It were Tippi Hedren playing the character of Melanie Daniels, not vice versa. But anybody can make a mistake, especially when the subject in question is an actress so identified with one character that confusing the player and the part is not only very understandable, but somewhat acceptable.
January Jones’ name has been tossed around as playing Tippi…or is it Melanie? Something almost sublimely perfect about that casting. Can you guess what it is? Even better, of course, is that Timothy Spall will be playing Alfred Hitchcock. Spall’s name is not particularly well known outside England, but his most famous character is known by billions of those under the age of 30 all around the world: Wormtail.
Yes, Spall will be going from rat to the man who made directing famous. Okay, maybe that title really goes to D.W. Griffith or Cecil B. DeMille, but Alfred Hitchcock was, inarguably, the first star director. And according to the script by Gwenyth Hughes, it was during the making of “The Birds” that Alfred Hitchcock and Tippi Hedren became entwined in a strange relationship that, according to the press release, ended up destroying their careers.
That particular plot point may be stretching things a bit, but at least Hedren thinks Hitchcock tried to destroy her career. In an interview with the Sunday Times, Hedren recounts in detail how Hitchcock only hired her as an unknown because no star would have been willing to put up with his plan to use live birds during an attack scene. Hedren also asserts that Hitchcock was, to use her phrase, obsessed with her. If you don’t actually read the article in the Times, here’s the gist: Hitch never took his eyes off her, invited her for champagne after each day’s shooting and, in ways she doesn’t really delve into, control her life. Hedren, to her great credit, had the courage to say no even when Hitchcock, again according to Hedren, Hitchcock began making demands during the filming of “Marnie” that she won’t divulge any details about.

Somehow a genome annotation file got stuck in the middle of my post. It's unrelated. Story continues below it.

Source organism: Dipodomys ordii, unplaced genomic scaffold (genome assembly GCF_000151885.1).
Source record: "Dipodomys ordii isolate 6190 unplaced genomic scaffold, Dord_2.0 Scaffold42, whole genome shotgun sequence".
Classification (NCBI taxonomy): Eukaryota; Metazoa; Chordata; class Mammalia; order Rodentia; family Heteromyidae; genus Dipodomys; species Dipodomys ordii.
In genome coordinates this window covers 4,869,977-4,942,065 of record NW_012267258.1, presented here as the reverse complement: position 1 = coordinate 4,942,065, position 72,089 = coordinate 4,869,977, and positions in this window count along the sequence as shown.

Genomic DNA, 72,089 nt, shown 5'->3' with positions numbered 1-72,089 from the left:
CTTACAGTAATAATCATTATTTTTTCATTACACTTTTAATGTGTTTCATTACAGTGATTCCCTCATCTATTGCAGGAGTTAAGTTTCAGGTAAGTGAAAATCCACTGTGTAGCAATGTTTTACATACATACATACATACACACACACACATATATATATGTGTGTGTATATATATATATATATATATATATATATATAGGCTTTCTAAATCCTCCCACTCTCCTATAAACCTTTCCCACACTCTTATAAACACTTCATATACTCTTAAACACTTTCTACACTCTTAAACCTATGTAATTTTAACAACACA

Hitchcock told Tippi Hedren that he would ruin her career as a result of this revolt. She collected $600 a week for doing nothing. Making no movies. Watching her chance at stardom pass her by.
Okay, so Hitchcock destroyed Tippi Hedren’s career. But where’s the part where Hedren destroyed Hitch’s career? True, Hitchcock made only one really good film after “The Birds” but “Frenzy” contains one of his all time greatest and most chilling scenes. You can see it here. Keep in mind that Hitchcock came up with this tracking shot that is probably the best murder scene ever put on film, several years after “The Birds” supposedly destroyed his career.